Category Archives: renewable energy

French Ecology Ministry downsized and downgraded in reshuffle

Last month’s cabinet reshuffle left the Ecology Ministry – the former jewel in Sarkozy’s crown of 2007  – shrunken and downgraded. Jean Louis Borloo has been replaced by Nathalie Kosciusko-Morizet as Minister, with a smaller title (Energy and the Sea have been moved elsewhere), and ranking in the government downgraded from number 2 to number 4. Borloo was Minister of Ecology, Energy, Sustainable Development and Sea, and Kosciusko-Morizet is now Minister of Ecology, Sustainable Development, Transportation and Housing.

Adding insult to injury, President Nicolas Sarkozy has betrayed a key promise of the 2007 Grenelle – that the Ecology Minister would be ranked Number 2 in the government. It is now ranked number 4, behind Defence and Economy and Finance. Energy has gone to the Ministry of Finance.

Friends of the Earth warned that the shift of Energy to the Finance Ministry presages the return to a policy of favouring more nuclear and fossil energy production, thereby satisfying the big corporate lobbies at the expense of the interest of citizens.

Documentary explodes myth of nuclear energy as clean and green

France: Pierrelatte

France: Pierrelatte

Since the 1970s, France’s commitment to nuclear energy has been axiomatic and based on a societal consensus that it provides energy independence as well as a source of energy which is both clean and green. The green component of the argument rests on the assertion – taught to all engineering students as gospel – that 97 % of spent nuclear fuel in France is recycled and transformed into re-usable fuel. That myth was shaken last week by a documentary broadcast on Arte entitled “Déchets – le cauchemar du nucléaire” (Waste: the nuclear nightmare) which showed that EDF, which is France’s main electricity provider, sends nuclear waste to Siberia where most of it is not recycled, but instead is laid to rest in the atomic security complex of Tomsk-7, Siberia.

The documentary provoked disarray in parliament, where the Junior Minister for the Environment, Chantal Jouanno, said she would order an internal enquiry. Speaking on France Info radio, she said: “For my part, I haven’t been able to confirm or deny this information, so there has to be an enquiry.”

The main argument of the documentary is that Areva and EDF run a fuel “cycle” where after first use in nuclear power plants, the fuels are treated and transformed into 3 % of of nuclear waste which has to be stored, 1% of plutonium which is re-used to make MOX (a mixture of uranium oxide and plutonium) and 96 % uranium which is enriched to produce new combustible fuels.

Whereas in fact, of the 96 % of the uranium which is sent to Russia to be enriched, only a tiny fraction is actually re-used (in 4 out of France’s 59 nuclear power plants). This means the real rate of re-use is closer to 10 %. Areva and EDF maintain that under French law, it is illegal to send nuclear waste overseas, and therefore the 96 % of uranium which goes to Russia is recyclable fuel.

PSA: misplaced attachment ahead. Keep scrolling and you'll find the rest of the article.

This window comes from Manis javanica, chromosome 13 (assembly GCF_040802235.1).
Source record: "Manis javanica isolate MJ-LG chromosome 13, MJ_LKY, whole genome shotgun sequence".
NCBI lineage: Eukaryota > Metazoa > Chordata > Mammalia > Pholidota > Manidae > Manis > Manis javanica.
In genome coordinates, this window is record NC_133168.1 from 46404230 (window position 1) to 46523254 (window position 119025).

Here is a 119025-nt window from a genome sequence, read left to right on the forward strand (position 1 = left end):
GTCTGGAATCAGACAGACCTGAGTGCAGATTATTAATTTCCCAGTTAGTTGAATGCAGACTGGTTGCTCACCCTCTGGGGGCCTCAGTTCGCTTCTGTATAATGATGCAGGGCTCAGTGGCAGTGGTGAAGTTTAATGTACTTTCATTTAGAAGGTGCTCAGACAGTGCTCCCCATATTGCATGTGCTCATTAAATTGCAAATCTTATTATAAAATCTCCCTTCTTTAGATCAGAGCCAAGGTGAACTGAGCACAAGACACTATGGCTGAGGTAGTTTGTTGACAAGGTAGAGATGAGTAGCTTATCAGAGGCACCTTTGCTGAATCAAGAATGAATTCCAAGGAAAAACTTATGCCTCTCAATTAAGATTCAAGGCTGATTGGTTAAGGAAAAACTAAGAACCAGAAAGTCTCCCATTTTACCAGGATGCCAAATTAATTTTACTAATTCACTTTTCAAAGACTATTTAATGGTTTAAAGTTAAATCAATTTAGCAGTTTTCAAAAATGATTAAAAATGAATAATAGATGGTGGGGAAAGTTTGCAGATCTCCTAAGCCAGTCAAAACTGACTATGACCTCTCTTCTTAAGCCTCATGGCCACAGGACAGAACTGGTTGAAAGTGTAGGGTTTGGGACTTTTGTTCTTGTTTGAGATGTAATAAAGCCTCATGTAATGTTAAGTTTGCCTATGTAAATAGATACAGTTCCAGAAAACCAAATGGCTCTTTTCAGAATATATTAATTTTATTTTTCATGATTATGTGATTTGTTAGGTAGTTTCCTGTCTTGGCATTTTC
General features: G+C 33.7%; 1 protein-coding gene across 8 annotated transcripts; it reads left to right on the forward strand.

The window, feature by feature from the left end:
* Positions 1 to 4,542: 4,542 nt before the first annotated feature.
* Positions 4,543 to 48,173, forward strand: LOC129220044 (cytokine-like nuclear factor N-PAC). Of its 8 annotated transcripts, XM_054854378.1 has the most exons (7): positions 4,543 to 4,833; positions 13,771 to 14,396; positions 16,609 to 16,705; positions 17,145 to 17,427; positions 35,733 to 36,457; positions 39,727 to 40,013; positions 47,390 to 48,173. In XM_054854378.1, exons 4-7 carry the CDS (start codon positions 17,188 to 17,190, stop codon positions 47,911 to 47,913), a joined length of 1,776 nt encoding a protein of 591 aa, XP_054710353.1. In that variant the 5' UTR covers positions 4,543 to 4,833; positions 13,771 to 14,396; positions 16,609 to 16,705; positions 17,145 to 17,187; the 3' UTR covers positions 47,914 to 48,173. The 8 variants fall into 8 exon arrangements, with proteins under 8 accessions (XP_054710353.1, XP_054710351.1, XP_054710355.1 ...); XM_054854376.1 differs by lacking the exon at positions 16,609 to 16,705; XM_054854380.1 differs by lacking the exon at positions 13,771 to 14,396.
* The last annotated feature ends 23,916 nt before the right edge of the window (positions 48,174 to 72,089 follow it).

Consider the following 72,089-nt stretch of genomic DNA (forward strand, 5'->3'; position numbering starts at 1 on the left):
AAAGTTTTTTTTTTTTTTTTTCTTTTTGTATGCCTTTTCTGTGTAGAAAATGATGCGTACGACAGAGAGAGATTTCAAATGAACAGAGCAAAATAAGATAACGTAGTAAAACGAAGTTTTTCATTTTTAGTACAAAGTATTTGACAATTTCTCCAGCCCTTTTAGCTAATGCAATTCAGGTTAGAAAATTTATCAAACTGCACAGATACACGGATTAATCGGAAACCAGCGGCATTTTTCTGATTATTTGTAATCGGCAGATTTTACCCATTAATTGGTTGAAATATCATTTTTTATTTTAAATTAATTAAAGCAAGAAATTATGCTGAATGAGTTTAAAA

Now, the fact that this used uranium is sent to Russia is not news. An official overview of France’s nuclear policy is available online, and the pdf entitled “L’énergie nucleaire en 110 questions“, on page 45, states the following: “The volumes of URT (uranium issu du retraitement) used today in France do not justify the extension of or the creation of a specific industry dedicated to the manufacture of URT fuel, this is why it has relies on existing installations overseas, for example in the Russian Federation.”

The semantics of this debate clearly illustrate the chasm between France’s elite engineering corps – notably graduates of the Ecole Des Mines – and the political class and civil society, both of whom have probably fallen victim to a kind of consensual blindness in wanting to believe the myth of a perfectly clean, green and safe nuclear industry in the competent hands of the country’s best and brightest, who themselves have operated behind the veil of their techno-scientific jargon which few have sought to explain clearly to the man in the street.

Earlier this year, Areva withdrew the use of its corporate slogan “L’Energie au sens propre” (“Energy in the literal sense of the term” with a play on the word “propre” which means clean) following action by the ARPP (France’s watchdog for advertising standards) based on a complaint filed by the Green party that the claim that nuclear energy was clean was inconsistent with the production of nuclear waste. Watch this short video (set, oddly, to “Funky Town”) to get a sense of the corporate message Areva is trying to get across – the offending slogan has been replaced by “Experts en énergie (Energy Experts).

What’s left of the Grenelle?

Eighteen months after the Grenelle de l’Environnement, it’s worth taking a look at what’s left of the promises made by President Sarkozy and Jean-Louis Borloo in October 2007. At the time, the meeting was welcomed as innovative and participatory because it brought NGOs into the decision-making process.
Since then those same NGOs have been criticized for their endorsement of a process which has been battered, diluted and edited beyond recognition.

Grenelle I, a broad, big picture text which lays the groundwork for the major reforms envisaged in the Grenelle, was voted in unanimously in October 2008 and appeared to signal a new consensus on the environment among the mainly right-wing deputies. But NGOs were quick to point out that a lot had been sacrificed: the pledge to end the “all-road” era is gone; energy descent targets have been watered down; environmental health has been almost entirely abandoned, the nuclear lobby has been strengthened and it is now impossible to ban a dangerous substance if it is allowed by the European Union.